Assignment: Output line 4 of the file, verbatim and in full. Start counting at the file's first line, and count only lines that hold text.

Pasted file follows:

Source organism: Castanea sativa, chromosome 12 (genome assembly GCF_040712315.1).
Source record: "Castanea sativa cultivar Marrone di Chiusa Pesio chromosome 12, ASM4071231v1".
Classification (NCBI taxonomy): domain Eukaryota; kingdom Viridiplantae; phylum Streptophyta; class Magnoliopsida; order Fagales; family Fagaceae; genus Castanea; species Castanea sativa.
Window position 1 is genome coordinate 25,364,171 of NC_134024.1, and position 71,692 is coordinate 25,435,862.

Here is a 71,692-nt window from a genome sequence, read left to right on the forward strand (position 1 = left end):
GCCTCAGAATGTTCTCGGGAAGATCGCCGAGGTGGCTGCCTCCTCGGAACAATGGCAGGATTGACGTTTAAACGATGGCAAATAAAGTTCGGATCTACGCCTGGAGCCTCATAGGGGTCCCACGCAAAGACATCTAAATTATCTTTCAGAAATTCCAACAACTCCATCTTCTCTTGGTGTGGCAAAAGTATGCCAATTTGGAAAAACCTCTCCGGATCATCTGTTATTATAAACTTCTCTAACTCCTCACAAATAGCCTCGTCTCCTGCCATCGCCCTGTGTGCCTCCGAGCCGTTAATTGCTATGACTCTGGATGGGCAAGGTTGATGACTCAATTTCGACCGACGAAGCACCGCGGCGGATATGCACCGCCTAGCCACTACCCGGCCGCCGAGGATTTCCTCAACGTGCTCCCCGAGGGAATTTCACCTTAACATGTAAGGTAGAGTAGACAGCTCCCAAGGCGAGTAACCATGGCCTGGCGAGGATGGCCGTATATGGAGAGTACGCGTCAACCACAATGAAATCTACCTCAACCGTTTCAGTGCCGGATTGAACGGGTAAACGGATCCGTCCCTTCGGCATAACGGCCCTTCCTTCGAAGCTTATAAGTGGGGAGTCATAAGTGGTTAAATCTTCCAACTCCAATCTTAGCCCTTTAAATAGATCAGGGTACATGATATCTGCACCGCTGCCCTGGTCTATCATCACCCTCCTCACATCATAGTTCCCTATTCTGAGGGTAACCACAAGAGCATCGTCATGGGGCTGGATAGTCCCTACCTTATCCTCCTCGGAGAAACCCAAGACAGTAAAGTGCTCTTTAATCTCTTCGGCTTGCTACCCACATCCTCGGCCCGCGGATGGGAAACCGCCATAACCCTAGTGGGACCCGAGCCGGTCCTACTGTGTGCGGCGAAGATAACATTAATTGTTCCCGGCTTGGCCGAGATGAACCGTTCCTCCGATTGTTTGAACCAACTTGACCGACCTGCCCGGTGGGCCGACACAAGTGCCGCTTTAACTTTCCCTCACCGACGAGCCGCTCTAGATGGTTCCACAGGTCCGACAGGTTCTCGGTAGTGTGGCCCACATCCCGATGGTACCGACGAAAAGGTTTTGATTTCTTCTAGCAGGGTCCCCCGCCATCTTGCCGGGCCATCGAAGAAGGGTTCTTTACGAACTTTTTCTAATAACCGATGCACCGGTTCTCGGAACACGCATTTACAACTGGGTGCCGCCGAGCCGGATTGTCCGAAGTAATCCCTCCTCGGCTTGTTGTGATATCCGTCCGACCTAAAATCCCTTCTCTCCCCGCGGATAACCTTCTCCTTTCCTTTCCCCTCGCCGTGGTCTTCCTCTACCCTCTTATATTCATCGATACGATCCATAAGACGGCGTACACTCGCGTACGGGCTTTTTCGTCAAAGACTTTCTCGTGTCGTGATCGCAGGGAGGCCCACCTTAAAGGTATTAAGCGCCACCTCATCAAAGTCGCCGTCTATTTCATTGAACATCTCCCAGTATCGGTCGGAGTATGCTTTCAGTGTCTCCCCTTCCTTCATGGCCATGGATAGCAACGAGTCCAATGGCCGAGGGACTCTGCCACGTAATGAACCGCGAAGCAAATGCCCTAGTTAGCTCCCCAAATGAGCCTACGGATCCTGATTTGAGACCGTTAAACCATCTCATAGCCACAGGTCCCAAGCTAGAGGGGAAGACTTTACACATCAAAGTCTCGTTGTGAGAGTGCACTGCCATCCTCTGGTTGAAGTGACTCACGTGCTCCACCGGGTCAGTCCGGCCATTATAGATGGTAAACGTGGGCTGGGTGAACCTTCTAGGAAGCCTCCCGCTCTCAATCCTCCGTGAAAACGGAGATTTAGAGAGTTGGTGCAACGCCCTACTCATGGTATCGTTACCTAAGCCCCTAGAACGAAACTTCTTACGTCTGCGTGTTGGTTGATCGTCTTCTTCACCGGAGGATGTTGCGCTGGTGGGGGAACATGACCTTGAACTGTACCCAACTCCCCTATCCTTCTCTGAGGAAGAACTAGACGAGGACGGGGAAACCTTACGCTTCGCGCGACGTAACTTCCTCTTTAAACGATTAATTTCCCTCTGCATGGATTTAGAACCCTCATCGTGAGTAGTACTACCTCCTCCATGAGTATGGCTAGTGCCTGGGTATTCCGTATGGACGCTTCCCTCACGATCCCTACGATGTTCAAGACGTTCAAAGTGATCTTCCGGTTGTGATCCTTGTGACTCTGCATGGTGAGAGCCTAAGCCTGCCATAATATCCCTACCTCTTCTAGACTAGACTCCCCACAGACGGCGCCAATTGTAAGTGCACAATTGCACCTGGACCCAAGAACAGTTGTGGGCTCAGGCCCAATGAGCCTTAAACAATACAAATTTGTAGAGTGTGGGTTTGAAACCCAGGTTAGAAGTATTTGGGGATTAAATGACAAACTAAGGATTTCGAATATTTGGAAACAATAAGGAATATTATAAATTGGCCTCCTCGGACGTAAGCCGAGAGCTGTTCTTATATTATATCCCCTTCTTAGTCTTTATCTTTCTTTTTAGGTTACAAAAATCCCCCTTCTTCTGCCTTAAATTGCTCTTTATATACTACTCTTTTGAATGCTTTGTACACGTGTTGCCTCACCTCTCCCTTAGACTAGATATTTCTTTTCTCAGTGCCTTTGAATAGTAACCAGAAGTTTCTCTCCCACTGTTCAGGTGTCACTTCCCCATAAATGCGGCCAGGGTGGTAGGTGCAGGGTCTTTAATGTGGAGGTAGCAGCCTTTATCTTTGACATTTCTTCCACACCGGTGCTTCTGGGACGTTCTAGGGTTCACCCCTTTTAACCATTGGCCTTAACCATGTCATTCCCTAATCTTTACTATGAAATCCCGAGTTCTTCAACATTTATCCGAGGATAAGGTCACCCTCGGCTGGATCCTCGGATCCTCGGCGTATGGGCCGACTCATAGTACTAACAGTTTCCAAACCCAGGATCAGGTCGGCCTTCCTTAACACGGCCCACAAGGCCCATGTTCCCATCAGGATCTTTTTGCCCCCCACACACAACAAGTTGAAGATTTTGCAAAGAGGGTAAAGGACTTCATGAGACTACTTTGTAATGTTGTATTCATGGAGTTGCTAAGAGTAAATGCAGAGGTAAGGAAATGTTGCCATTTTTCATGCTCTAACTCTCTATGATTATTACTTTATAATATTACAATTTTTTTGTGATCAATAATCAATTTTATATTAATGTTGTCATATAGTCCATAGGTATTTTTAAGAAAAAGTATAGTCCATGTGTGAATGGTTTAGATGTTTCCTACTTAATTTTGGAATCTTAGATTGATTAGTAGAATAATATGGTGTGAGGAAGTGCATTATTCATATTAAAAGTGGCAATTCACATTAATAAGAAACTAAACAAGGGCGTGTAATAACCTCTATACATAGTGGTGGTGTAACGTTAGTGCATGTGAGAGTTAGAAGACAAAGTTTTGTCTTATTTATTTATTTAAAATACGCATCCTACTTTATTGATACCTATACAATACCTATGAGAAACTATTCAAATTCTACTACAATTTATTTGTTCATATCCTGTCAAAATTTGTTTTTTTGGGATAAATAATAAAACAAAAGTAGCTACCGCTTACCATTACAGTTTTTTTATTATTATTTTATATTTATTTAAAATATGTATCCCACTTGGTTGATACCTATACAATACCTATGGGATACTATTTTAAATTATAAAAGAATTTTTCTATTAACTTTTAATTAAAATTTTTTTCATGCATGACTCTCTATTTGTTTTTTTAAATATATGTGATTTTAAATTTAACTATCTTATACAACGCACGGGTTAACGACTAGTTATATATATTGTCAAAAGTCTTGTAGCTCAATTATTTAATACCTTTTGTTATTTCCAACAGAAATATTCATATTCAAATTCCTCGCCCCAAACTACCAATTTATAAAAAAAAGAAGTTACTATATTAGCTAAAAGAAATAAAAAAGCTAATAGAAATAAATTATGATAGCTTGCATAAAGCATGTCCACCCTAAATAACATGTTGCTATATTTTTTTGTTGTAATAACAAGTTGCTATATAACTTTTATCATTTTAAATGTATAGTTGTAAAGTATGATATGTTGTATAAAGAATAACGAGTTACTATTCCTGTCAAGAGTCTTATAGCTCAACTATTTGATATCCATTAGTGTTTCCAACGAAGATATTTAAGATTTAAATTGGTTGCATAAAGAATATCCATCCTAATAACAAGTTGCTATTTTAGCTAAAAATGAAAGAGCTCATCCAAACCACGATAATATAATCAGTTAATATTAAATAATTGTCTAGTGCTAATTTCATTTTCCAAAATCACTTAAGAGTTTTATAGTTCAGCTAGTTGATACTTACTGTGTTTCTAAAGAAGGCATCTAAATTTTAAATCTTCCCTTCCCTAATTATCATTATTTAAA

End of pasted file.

Window position 1 is genome coordinate 25,364,171 of NC_134024.1, and position 71,692 is coordinate 25,435,862.